The build up of all of these pressures causes enormous physical and mental stress on both the mother and child. It is the duty of American citizens to help out the people in need by supporting government aid and private charity institutions like the Salvation Army. People should not complain about helping teen mothers and their children because by helping these people in need they are helping to lover crime, illiteracy, and poverty rates all over the country. Now that the country is realizing how the problem of teen pregnancy effects not only children, but also society at large, numerous options have become available for people who need help. Sex education is being taught in schools and clinics everyday.
There are also many classes open to mothers on how to raise a child and how to teach values and ethics in the home. Ignorance about vital subjects like birth control methods, sexually transmitted diseases, pregnancy, male/female relationships, love, dating, and marriage is a primary reason why there are so many pregnancies by teenage mothers. The more people are educated about pre-marital sex and it’s consequences, the more likely it is that teen pregnancy rates will decrease. Teen pregnancy is a controversial issue because it effects society as a whole. Teenage mothers often raise children who never learn how to live productive lifestyles. Negative elements like drug addiction and crime seem to be the only outlets that are available to lonely, confused children who live in poverty-stricken cities.
For many of these children there are only the options of dead-end jobs, jail or early death. Many of these children end up having their own children at an early age; therefore perpetuating the vicious cycle of poverty, poor education, joblessness, and lack of hope for the future. Teenage girls that get pregnant in our community become overwhelmed with the pressures of supporting their children financially while trying to instill morals and ethics in their lives. We as a community need to come together with the government and help these mothers out. The problems of a teenage mother and her children eventually become the problem of all of society.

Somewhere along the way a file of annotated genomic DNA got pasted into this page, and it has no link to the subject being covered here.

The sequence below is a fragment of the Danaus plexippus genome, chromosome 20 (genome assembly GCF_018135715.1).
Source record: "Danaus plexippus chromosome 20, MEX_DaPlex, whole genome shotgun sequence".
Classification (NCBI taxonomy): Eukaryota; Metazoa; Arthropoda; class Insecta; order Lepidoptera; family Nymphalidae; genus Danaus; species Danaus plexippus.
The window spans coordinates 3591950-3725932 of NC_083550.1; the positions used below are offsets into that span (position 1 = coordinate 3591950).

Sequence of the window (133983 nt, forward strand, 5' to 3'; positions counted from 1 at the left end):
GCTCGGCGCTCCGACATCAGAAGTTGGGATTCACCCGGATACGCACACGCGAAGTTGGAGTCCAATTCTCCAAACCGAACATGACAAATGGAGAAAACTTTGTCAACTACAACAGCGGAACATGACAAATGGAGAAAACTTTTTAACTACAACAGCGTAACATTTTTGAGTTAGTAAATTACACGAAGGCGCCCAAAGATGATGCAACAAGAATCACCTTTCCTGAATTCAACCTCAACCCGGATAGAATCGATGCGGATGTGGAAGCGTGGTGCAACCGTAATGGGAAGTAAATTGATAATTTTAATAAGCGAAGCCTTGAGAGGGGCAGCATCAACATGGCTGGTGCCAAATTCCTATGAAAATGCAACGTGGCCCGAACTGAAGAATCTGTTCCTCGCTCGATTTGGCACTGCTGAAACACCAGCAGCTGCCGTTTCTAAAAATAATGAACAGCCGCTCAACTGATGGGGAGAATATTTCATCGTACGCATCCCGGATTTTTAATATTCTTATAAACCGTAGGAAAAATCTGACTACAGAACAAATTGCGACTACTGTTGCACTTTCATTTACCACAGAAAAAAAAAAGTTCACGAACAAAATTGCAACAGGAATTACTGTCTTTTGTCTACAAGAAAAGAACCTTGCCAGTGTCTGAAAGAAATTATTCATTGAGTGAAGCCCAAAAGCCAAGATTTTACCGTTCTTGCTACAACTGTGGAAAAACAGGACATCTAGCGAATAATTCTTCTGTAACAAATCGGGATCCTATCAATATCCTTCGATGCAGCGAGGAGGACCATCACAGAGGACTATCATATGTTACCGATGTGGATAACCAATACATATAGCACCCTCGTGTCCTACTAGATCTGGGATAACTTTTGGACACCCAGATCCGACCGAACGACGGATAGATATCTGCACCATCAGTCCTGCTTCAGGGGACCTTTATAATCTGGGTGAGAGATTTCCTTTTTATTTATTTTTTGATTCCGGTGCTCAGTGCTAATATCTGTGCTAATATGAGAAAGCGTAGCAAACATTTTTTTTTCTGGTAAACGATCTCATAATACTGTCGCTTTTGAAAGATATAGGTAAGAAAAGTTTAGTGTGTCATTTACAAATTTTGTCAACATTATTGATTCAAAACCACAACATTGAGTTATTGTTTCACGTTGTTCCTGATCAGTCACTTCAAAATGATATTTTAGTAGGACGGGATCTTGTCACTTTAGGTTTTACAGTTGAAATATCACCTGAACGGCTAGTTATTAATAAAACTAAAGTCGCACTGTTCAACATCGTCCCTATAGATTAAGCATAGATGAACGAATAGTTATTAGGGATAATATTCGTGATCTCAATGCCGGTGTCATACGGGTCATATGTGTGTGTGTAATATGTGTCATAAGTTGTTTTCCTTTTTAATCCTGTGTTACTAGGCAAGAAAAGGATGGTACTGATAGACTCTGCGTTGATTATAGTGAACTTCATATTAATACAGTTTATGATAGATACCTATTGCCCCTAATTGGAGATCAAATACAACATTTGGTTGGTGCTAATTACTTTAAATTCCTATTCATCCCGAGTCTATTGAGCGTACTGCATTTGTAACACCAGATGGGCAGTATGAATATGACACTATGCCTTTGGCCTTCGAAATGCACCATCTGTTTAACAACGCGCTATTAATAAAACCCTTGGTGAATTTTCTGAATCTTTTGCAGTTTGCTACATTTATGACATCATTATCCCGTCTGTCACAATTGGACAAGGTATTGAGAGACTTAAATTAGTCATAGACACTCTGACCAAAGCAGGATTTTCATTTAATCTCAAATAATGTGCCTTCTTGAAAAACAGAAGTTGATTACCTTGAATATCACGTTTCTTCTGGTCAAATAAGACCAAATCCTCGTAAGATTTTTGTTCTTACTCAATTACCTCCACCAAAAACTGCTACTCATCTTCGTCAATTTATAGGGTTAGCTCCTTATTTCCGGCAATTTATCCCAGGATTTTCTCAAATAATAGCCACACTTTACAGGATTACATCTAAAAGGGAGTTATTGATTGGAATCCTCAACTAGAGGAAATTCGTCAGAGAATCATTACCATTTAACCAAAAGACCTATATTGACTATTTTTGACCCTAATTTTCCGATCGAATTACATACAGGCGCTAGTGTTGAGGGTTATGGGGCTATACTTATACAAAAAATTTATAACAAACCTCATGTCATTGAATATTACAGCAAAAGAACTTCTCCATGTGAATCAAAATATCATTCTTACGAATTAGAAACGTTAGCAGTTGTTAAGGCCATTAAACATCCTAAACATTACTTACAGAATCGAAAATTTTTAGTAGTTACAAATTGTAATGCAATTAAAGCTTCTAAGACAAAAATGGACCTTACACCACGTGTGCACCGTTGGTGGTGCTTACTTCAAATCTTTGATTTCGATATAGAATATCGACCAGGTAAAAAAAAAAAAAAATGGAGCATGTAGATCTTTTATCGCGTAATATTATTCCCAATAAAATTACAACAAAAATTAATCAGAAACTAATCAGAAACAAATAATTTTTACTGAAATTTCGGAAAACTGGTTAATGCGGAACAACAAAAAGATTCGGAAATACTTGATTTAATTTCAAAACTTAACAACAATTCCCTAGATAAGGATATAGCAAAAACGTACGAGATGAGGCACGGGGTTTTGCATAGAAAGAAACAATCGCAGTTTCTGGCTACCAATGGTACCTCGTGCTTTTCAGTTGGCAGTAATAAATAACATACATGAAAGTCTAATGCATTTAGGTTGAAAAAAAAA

Children come first because they are our future. Every child in the country should be afforded an equal opportunity to succeed no matter its family, racial, or financial background. Supporting teen mothers and their families and educating people about the responsibilities and the risks of having sex can do this. Works Cited 1. “Family” Encyclopedia Britannica Online http://search.eb.com/bol/topic?eu=118054&sctn= 2 [Accessed December 2, 1999]. 2.
John R. Meurer; Linda N. Meurer; Richard L. Holloway. “Clinical Problems and Counseling for Single-parent Families.” American Family Physician 54 (1996) : 864-868.
3. Gordon B. Hinckley. “The Teaching of Values: Putting the Father Back as the Head of the Family.” Workshop. U.S Conference of Mayors.
Salt Lake City. 15 Nov. 1998.